As Namibians enter 2023, many are hopeful that it will be a better year compared to 2022, with the President declaring the year a revival year.
The Windhoek Observer Newspaper took to the streets to find out how Namibians ushered into the new year.
Sarah Shonghela highlighted that this time around was the first time she had spent new year eve outside the comfort of her home. Attending the City of Windhoek new year eve bash, she says she was pleased to see people coming together after a very ‘bumpy’ year and hopes that 2023 will be better.
“I look forward to upgrading myself, bettering myself and being a better teacher and role model for my children,” she added.
Member of the National Council, Paulus Mbangu in an interview told this publication that he, for the festive season holiday, has been in the field visiting villages in the Rundu district to better understand the needs of the people.
Mbangu however said he was not impressed by President Geingob’s New Year Message, which he says is a similar call to 2022. “It simply did not yield its intended results,” he said.
“The president last year declared that 2022 was going to be a year of re-imagining, in other words recovering. For 2023 he declared it to be a year of revival. These are similar trends and it is worrisome”, he stressed.
Mbangu added that 2022 was a year to learn from were the government felt short in terms of service delivery particularly the education sector.
Commenting on the just announced National results for grade 11 and Advanced Subsidiary Level, in which over 30 000 learners failed to qualify for tertiary education, Mbangu said it warrants a national emergency meeting by all sectors.
According to him, the Namibian education lacks ideology and standards to benchmark like in other countries, adding that Zimbabwe has the best ideology were students are taught to be self-reliance, to be job creators and not seekers, something he says is lacking within the Namibian education system.
Geingob said that the New Year comes with new thoughts, new ideas, emphasising that it is also a year of reflection.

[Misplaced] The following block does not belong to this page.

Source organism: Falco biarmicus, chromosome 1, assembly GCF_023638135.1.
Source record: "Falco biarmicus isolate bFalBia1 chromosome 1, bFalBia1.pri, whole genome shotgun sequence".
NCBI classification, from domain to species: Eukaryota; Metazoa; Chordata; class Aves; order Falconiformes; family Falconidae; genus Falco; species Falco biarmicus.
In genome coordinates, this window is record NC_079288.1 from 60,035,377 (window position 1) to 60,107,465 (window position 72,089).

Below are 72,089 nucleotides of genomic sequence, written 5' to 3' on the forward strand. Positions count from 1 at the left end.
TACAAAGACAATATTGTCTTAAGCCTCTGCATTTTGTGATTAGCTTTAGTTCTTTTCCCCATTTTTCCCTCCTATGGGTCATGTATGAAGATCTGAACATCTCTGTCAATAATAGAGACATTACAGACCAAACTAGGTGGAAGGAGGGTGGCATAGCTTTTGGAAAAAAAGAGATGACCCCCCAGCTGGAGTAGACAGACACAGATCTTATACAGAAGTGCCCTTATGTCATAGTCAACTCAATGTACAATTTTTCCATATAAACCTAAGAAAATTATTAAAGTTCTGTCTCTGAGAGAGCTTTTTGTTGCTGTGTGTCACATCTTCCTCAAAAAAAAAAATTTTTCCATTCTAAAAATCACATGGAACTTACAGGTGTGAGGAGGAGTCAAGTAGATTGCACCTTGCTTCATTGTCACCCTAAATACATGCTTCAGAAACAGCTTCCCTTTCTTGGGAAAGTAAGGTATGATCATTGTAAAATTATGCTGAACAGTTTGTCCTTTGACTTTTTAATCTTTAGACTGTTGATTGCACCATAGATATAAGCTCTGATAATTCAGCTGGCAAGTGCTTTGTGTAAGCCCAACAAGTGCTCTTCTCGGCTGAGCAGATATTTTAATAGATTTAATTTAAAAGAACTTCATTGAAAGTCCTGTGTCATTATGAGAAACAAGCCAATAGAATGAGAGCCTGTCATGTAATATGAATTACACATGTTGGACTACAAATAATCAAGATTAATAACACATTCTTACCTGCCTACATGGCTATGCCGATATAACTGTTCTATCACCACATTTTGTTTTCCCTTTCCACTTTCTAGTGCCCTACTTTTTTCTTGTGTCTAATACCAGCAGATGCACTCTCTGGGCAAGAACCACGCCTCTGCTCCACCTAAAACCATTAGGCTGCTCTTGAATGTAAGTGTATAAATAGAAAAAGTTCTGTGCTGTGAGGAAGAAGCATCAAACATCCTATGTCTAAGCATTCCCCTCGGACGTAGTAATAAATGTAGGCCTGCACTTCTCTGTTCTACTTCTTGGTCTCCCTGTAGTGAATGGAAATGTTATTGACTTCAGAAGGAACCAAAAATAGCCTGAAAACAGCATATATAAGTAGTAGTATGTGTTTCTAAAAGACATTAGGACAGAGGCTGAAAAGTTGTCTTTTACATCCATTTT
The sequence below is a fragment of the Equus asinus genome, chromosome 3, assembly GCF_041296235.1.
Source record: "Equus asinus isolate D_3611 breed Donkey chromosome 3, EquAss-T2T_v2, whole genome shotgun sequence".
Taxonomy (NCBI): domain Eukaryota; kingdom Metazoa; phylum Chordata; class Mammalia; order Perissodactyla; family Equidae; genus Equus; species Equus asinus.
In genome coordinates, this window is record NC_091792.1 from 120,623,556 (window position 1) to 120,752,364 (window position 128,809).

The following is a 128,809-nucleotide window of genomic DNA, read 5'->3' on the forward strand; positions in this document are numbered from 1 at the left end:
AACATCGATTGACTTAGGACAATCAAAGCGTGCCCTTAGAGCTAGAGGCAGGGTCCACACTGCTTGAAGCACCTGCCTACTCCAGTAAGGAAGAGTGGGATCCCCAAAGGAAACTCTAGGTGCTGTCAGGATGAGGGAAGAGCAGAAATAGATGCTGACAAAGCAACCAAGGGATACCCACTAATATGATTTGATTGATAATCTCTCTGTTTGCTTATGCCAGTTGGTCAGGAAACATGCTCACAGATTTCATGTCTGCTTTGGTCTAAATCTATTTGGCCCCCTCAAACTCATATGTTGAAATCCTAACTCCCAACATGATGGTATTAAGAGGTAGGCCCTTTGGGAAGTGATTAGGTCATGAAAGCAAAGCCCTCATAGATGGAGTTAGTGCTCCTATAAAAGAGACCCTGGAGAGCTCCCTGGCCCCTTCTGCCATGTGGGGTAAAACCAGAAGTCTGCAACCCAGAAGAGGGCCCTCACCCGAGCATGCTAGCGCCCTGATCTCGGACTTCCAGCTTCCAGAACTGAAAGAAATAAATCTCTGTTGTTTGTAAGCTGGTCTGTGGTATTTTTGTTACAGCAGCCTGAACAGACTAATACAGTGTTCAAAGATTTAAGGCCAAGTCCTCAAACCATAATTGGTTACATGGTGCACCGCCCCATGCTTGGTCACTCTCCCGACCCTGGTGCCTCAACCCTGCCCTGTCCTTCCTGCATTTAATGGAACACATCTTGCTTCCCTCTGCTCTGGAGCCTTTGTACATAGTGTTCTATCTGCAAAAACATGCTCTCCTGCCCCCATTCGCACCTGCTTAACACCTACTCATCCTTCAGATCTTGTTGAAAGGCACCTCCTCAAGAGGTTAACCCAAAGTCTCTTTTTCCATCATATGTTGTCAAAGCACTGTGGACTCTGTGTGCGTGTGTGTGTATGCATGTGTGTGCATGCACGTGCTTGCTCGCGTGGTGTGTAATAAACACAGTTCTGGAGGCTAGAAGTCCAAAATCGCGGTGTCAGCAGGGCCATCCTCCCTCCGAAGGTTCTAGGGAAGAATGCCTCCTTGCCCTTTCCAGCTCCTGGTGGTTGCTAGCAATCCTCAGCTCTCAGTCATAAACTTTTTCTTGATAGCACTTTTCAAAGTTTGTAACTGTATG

“But one thing is for sure, in a year we were called upon to reimage Namibia, we did so, against all odds and created a new image of Namibia, a Namibia no longer burdened by the pessimistic atmosphere of an economic downturn and Covid-19, but a Namibia moving towards the green shoots on the horizon and the optimism of economic revival and the promise of a brighter future”, says Geingob.
After a protracted and costly two-year battle against the unwelcome visitor of Covid-19, the President was grateful to have seen Namibians prevailing, with the help of international partners.
He said that the country was able to lift all Covid-19 restrictions in August 2022, bringing to amend the most devastating challenge this nation has faced since independence.
“At this juncture, let me thank all Namibians for their heroic efforts and our partner countries for their display of international solidarity. Together, we weathered the storm and emerged more resilient than ever” he said.
He stressed that it is a collective responsibility to protect it and prevent anyone from stealing it from us.
“There are those that want to see Namibia crash and burn. Let us hold hands in solidarity and continue to prevent their efforts”, pointed out Geingob.
On a positive note, there are signs indicating that the economy is on the rebound and that 2023 promises to bring with it better fortunes. With a projected 5.6% growth in the second quarter next year.
It is also said that the economy is expected to perform better in 2023, compared to the last two years.
Agriculture, mining and ICT are the main drivers for this growth and given the fact that the Tourism Sector is experiencing a post Covid-19 rebound, there is room for more optimism in future.
With the acquisition of the world’s most advanced diamond recovery vessel, The Benguela Gem by Debmarine Namibia at a cost of US$ 420 Million, new jobs were created and the diamond sector is likely to see an annual increase of 45 percent.
The President also indicted that experts are expecting the SACU revenues to show marked improvement in 2023.
“For these reasons, as we conclude 2022, we have cause to look forward with optimism and renewed sense of an improving economic situation at the dawn of 2023, and beyond. In this regard, our country is now economically healthier and with brighter prospects than the recent past”, determines the President.
The President urges all Namibians to pull together as Namibian citizens, each at his/her respective level of responsibility to achieve inclusive and shared prosperity in the Namibian House, where no one should feel left out.
Furthermore, as a nation, the President believes that it now has a good reason, to cease looking backwards, but rather to look ahead and pull forward into the direction of inclusive progress and prosperity.